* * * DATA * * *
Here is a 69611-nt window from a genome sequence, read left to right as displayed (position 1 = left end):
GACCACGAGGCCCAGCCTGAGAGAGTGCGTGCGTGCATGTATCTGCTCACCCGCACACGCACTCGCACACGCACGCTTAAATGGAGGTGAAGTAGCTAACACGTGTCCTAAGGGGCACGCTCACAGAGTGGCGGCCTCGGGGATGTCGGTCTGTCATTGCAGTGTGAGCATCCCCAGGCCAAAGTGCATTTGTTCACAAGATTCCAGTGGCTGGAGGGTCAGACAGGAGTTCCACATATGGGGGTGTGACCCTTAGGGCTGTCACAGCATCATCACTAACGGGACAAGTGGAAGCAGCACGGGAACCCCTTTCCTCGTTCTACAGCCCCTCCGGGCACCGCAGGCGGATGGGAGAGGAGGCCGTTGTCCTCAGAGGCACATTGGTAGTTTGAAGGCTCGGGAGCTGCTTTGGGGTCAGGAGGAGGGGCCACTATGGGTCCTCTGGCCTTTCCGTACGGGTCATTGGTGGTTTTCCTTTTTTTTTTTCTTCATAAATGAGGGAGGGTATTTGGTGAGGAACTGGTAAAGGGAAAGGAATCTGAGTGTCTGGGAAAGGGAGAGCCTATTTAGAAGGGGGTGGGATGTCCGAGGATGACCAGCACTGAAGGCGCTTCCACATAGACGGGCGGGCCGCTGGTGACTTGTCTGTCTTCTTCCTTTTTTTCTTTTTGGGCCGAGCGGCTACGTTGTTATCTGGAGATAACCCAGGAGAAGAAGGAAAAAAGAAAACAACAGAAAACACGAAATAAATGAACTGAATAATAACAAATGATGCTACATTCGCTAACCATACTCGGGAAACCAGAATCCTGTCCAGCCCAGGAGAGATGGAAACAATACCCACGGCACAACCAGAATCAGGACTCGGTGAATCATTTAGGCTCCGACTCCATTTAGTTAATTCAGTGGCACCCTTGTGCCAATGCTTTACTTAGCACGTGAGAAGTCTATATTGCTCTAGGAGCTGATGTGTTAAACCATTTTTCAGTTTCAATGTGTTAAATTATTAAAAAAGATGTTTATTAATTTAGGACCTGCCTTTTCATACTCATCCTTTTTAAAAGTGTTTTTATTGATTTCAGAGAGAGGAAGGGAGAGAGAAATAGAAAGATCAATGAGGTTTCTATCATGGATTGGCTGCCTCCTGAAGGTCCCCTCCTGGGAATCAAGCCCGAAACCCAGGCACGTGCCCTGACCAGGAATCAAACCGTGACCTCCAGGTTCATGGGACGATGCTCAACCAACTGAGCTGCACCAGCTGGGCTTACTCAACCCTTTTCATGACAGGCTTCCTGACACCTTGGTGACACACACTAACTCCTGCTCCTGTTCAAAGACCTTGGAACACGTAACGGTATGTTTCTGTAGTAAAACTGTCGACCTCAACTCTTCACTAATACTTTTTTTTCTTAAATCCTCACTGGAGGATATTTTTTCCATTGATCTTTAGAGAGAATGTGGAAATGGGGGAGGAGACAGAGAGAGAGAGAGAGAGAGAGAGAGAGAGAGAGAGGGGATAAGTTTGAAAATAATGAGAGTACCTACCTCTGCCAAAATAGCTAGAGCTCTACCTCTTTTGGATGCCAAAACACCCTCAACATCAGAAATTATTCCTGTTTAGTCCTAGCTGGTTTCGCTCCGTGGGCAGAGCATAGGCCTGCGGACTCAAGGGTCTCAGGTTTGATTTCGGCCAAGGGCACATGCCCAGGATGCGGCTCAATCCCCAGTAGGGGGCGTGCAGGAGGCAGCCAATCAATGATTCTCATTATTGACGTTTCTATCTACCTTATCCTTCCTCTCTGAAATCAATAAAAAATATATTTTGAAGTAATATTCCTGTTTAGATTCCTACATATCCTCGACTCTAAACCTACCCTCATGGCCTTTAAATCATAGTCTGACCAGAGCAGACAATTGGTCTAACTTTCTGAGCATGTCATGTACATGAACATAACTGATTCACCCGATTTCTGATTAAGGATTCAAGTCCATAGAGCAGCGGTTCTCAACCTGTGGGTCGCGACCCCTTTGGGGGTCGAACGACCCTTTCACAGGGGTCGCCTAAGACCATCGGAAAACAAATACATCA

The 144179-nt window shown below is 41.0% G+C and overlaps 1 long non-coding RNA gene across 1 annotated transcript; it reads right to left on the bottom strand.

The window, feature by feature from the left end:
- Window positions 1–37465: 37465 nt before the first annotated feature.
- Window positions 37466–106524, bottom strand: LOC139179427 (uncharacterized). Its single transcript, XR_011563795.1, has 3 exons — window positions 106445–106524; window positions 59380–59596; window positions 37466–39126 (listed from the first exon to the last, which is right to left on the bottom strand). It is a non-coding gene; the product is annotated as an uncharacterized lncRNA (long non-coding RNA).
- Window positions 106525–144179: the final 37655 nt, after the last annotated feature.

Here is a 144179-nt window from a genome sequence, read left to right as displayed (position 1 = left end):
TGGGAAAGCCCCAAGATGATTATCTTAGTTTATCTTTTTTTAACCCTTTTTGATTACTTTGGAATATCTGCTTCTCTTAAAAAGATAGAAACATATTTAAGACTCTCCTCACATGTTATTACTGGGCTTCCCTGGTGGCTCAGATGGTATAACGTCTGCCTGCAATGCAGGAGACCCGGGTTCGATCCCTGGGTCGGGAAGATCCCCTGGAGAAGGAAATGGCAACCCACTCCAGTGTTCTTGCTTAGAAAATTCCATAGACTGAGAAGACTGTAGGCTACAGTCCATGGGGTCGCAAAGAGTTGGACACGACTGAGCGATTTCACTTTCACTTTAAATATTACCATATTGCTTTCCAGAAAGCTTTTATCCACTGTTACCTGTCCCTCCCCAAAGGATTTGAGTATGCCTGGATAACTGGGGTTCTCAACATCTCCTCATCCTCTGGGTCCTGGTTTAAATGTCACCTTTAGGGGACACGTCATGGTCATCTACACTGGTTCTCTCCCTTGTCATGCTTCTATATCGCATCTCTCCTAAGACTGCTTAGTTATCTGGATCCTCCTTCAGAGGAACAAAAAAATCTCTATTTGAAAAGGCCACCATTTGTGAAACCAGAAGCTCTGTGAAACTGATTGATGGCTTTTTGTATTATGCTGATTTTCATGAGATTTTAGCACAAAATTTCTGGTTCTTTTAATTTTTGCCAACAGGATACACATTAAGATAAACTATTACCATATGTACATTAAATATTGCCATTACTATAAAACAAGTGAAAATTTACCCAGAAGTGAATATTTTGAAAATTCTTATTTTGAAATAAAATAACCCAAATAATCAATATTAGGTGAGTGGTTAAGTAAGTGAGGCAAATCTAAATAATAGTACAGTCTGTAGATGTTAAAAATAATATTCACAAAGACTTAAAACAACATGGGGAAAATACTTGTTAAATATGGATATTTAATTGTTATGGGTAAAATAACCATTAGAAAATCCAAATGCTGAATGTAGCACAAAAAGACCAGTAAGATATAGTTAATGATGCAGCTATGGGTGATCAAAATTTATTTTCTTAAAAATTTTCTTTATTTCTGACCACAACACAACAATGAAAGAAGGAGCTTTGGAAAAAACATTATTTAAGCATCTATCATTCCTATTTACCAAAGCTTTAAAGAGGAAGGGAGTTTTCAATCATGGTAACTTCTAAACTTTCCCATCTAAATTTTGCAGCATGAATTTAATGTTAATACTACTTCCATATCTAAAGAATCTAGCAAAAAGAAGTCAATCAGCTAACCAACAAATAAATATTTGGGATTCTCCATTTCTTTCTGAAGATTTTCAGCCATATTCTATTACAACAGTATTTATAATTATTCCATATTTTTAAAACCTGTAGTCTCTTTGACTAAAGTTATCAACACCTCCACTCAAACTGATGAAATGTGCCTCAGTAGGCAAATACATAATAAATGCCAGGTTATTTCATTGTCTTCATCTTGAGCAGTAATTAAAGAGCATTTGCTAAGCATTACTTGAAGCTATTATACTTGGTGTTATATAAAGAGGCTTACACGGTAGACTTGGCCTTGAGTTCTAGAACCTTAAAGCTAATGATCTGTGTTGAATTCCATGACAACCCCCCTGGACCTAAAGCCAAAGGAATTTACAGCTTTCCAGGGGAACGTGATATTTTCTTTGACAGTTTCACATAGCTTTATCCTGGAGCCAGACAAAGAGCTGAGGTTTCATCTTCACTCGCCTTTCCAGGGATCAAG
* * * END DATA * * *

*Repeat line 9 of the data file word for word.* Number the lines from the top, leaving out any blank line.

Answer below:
TGGGAAAGCCCCAAGATGATTATCTTAGTTTATCTTTTTTTAACCCTTTTTGATTACTTTGGAATATCTGCTTCTCTTAAAAAGATAGAAACATATTTAAGACTCTCCTCACATGTTATTACTGGGCTTCCCTGGTGGCTCAGATGGTATAACGTCTGCCTGCAATGCAGGAGACCCGGGTTCGATCCCTGGGTCGGGAAGATCCCCTGGAGAAGGAAATGGCAACCCACTCCAGTGTTCTTGCTTAGAAAATTCCATAGACTGAGAAGACTGTAGGCTACAGTCCATGGGGTCGCAAAGAGTTGGACACGACTGAGCGATTTCACTTTCACTTTAAATATTACCATATTGCTTTCCAGAAAGCTTTTATCCACTGTTACCTGTCCCTCCCCAAAGGATTTGAGTATGCCTGGATAACTGGGGTTCTCAACATCTCCTCATCCTCTGGGTCCTGGTTTAAATGTCACCTTTAGGGGACACGTCATGGTCATCTACACTGGTTCTCTCCCTTGTCATGCTTCTATATCGCATCTCTCCTAAGACTGCTTAGTTATCTGGATCCTCCTTCAGAGGAACAAAAAAATCTCTATTTGAAAAGGCCACCATTTGTGAAACCAGAAGCTCTGTGAAACTGATTGATGGCTTTTTGTATTATGCTGATTTTCATGAGATTTTAGCACAAAATTTCTGGTTCTTTTAATTTTTGCCAACAGGATACACATTAAGATAAACTATTACCATATGTACATTAAATATTGCCATTACTATAAAACAAGTGAAAATTTACCCAGAAGTGAATATTTTGAAAATTCTTATTTTGAAATAAAATAACCCAAATAATCAATATTAGGTGAGTGGTTAAGTAAGTGAGGCAAATCTAAATAATAGTACAGTCTGTAGATGTTAAAAATAATATTCACAAAGACTTAAAACAACATGGGGAAAATACTTGTTAAATATGGATATTTAATTGTTATGGGTAAAATAACCATTAGAAAATCCAAATGCTGAATGTAGCACAAAAAGACCAGTAAGATATAGTTAATGATGCAGCTATGGGTGATCAAAATTTATTTTCTTAAAAATTTTCTTTATTTCTGACCACAACACAACAATGAAAGAAGGAGCTTTGGAAAAAACATTATTTAAGCATCTATCATTCCTATTTACCAAAGCTTTAAAGAGGAAGGGAGTTTTCAATCATGGTAACTTCTAAACTTTCCCATCTAAATTTTGCAGCATGAATTTAATGTTAATACTACTTCCATATCTAAAGAATCTAGCAAAAAGAAGTCAATCAGCTAACCAACAAATAAATATTTGGGATTCTCCATTTCTTTCTGAAGATTTTCAGCCATATTCTATTACAACAGTATTTATAATTATTCCATATTTTTAAAACCTGTAGTCTCTTTGACTAAAGTTATCAACACCTCCACTCAAACTGATGAAATGTGCCTCAGTAGGCAAATACATAATAAATGCCAGGTTATTTCATTGTCTTCATCTTGAGCAGTAATTAAAGAGCATTTGCTAAGCATTACTTGAAGCTATTATACTTGGTGTTATATAAAGAGGCTTACACGGTAGACTTGGCCTTGAGTTCTAGAACCTTAAAGCTAATGATCTGTGTTGAATTCCATGACAACCCCCCTGGACCTAAAGCCAAAGGAATTTACAGCTTTCCAGGGGAACGTGATATTTTCTTTGACAGTTTCACATAGCTTTATCCTGGAGCCAGACAAAGAGCTGAGGTTTCATCTTCACTCGCCTTTCCAGGGATCAAG